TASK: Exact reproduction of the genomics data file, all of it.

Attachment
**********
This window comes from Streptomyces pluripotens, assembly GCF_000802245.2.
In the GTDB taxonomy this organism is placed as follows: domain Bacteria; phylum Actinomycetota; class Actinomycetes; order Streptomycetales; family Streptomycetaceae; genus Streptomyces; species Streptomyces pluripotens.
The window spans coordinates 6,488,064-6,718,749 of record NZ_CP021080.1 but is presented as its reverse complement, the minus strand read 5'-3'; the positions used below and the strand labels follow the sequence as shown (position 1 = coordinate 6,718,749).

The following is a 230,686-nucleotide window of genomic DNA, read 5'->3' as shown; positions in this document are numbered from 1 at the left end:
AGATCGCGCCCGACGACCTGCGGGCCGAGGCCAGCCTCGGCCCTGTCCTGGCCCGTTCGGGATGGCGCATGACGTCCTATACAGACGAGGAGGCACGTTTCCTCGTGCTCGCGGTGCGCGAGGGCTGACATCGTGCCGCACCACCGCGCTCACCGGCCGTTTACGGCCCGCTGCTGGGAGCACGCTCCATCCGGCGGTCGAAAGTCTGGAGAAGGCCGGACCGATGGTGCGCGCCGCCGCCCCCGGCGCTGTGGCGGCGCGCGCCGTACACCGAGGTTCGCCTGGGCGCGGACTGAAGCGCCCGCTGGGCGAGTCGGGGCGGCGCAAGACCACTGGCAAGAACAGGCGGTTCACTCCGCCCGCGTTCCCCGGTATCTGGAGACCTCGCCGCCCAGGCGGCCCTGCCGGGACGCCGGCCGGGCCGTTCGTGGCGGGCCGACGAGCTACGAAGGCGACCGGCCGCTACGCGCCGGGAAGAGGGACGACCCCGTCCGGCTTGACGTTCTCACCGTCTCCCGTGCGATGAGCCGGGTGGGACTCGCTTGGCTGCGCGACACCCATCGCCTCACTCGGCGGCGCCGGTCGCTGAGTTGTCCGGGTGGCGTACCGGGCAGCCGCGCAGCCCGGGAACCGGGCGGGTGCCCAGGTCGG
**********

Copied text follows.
This window comes from Streptomyces pluripotens, assembly GCF_000802245.2.
In the GTDB taxonomy this organism is placed as follows: domain Bacteria; phylum Actinomycetota; class Actinomycetes; order Streptomycetales; family Streptomycetaceae; genus Streptomyces; species Streptomyces pluripotens.
The window spans coordinates 6,488,064-6,718,749 of record NZ_CP021080.1 but is presented as its reverse complement, the minus strand read 5'-3'; the positions used below and the strand labels follow the sequence as shown (position 1 = coordinate 6,718,749).

The following is a 230,686-nucleotide window of genomic DNA, read 5'->3' as shown; positions in this document are numbered from 1 at the left end:
AGATCGCGCCCGACGACCTGCGGGCCGAGGCCAGCCTCGGCCCTGTCCTGGCCCGTTCGGGATGGCGCATGACGTCCTATACAGACGAGGAGGCACGTTTCCTCGTGCTCGCGGTGCGCGAGGGCTGACATCGTGCCGCACCACCGCGCTCACCGGCCGTTTACGGCCCGCTGCTGGGAGCACGCTCCATCCGGCGGTCGAAAGTCTGGAGAAGGCCGGACCGATGGTGCGCGCCGCCGCCCCCGGCGCTGTGGCGGCGCGCGCCGTACACCGAGGTTCGCCTGGGCGCGGACTGAAGCGCCCGCTGGGCGAGTCGGGGCGGCGCAAGACCACTGGCAAGAACAGGCGGTTCACTCCGCCCGCGTTCCCCGGTATCTGGAGACCTCGCCGCCCAGGCGGCCCTGCCGGGACGCCGGCCGGGCCGTTCGTGGCGGGCCGACGAGCTACGAAGGCGACCGGCCGCTACGCGCCGGGAAGAGGGACGACCCCGTCCGGCTTGACGTTCTCACCGTCTCCCGTGCGATGAGCCGGGTGGGACTCGCTTGGCTGCGCGACACCCATCGCCTCACTCGGCGGCGCCGGTCGCTGAGTTGTCCGGGTGGCGTACCGGGCAGCCGCGCAGCCCGGGAACCGGGCGGGTGCCCAGGTCGG